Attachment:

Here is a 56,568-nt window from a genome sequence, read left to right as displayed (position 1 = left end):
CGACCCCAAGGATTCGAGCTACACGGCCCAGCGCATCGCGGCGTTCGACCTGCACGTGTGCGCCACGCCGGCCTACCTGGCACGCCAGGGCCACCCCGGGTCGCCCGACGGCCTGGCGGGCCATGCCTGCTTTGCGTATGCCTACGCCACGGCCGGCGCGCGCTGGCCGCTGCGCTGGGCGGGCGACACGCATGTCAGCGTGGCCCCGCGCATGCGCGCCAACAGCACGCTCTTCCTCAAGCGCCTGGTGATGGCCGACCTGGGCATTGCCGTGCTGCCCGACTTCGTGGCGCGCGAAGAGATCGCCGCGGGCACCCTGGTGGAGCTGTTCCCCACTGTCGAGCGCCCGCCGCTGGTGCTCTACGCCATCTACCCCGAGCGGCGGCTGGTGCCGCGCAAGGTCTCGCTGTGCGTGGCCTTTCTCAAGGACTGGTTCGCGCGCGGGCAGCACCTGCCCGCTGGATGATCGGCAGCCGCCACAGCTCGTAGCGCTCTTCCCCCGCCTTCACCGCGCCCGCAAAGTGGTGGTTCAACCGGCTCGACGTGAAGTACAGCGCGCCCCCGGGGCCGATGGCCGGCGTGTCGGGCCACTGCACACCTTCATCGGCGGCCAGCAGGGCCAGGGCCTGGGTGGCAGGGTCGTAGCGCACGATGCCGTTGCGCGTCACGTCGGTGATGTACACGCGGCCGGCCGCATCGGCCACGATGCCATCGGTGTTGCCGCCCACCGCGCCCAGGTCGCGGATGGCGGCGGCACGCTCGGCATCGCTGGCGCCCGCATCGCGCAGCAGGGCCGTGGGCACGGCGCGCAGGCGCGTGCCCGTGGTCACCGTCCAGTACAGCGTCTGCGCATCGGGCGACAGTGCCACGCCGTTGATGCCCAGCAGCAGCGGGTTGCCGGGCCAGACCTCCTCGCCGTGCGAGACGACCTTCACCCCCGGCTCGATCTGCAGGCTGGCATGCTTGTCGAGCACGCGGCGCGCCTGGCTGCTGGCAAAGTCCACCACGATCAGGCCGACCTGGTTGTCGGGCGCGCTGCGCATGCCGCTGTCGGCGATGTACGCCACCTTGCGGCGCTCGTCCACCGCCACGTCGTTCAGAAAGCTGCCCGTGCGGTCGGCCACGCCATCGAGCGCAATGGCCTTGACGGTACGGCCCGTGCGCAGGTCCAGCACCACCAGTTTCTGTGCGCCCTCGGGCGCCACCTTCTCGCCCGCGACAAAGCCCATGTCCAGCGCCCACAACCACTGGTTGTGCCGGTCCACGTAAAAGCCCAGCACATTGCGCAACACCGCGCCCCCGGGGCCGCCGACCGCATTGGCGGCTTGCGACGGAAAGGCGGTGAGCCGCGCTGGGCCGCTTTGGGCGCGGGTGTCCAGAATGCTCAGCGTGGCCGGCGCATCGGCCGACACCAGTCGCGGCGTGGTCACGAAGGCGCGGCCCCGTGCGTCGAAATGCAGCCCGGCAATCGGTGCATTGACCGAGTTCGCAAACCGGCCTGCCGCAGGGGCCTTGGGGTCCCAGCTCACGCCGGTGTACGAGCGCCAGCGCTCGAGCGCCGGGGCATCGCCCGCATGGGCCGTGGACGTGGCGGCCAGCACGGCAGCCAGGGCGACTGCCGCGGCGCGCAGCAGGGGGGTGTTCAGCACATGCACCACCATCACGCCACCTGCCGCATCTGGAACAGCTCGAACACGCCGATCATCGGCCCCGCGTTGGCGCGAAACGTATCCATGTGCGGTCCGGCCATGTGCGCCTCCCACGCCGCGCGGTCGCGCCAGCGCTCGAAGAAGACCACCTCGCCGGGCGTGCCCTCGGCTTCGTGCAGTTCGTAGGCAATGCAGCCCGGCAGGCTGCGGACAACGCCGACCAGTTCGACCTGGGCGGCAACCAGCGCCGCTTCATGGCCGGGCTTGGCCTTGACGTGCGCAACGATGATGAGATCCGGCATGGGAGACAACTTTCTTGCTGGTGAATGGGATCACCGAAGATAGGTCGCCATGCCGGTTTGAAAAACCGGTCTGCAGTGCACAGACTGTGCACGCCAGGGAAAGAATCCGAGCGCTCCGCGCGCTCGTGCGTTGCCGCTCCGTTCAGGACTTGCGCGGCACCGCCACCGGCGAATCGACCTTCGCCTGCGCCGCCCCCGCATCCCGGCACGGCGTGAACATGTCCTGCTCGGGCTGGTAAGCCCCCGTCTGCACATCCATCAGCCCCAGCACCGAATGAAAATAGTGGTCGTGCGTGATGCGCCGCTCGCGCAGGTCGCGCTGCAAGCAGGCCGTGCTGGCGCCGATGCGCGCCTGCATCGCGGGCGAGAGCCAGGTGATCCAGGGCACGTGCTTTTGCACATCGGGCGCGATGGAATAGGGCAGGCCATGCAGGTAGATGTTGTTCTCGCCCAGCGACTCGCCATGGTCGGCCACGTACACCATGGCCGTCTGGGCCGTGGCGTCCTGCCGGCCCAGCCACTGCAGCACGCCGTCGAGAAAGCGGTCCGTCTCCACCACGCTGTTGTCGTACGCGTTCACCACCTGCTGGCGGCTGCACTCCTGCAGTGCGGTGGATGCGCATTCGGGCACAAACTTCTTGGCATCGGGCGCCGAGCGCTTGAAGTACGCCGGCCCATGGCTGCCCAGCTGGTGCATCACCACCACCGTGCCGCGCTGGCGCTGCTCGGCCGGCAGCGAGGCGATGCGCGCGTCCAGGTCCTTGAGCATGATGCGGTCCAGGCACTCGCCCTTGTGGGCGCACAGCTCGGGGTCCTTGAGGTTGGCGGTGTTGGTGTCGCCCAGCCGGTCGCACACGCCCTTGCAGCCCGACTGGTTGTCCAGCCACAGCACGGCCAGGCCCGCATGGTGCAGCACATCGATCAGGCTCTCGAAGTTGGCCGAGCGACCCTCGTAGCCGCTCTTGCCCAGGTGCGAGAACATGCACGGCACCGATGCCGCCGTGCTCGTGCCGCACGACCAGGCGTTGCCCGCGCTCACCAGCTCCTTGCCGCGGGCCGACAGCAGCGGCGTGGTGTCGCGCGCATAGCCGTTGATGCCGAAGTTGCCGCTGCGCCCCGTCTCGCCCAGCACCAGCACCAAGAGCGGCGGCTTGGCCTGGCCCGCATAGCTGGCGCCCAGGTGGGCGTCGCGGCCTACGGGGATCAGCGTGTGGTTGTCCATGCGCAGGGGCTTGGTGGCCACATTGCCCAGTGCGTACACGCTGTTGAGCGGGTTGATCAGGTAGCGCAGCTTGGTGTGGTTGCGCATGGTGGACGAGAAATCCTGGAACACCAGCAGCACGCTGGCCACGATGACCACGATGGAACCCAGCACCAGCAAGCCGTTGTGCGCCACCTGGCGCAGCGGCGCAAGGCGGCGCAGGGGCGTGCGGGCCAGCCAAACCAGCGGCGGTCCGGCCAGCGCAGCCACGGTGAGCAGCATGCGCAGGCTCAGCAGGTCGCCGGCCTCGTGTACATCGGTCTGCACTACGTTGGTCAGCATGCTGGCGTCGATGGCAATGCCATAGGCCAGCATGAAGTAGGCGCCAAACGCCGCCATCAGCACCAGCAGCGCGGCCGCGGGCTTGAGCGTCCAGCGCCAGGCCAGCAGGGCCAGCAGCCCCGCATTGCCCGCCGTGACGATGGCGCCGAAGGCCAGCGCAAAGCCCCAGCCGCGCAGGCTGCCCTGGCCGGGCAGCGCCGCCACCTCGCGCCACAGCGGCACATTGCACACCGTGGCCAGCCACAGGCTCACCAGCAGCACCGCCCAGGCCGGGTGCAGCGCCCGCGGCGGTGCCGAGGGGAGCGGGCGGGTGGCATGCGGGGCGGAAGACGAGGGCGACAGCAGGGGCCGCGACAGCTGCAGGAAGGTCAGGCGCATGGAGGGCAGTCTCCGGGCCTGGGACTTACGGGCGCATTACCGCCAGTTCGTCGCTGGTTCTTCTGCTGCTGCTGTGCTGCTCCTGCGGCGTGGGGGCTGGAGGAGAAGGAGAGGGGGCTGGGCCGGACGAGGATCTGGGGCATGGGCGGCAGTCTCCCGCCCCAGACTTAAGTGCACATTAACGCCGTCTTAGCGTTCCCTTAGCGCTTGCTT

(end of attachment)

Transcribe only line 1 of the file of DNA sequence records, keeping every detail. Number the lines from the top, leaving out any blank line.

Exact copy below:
Here is a 56,568-nt window from a genome sequence, read left to right as displayed (position 1 = left end):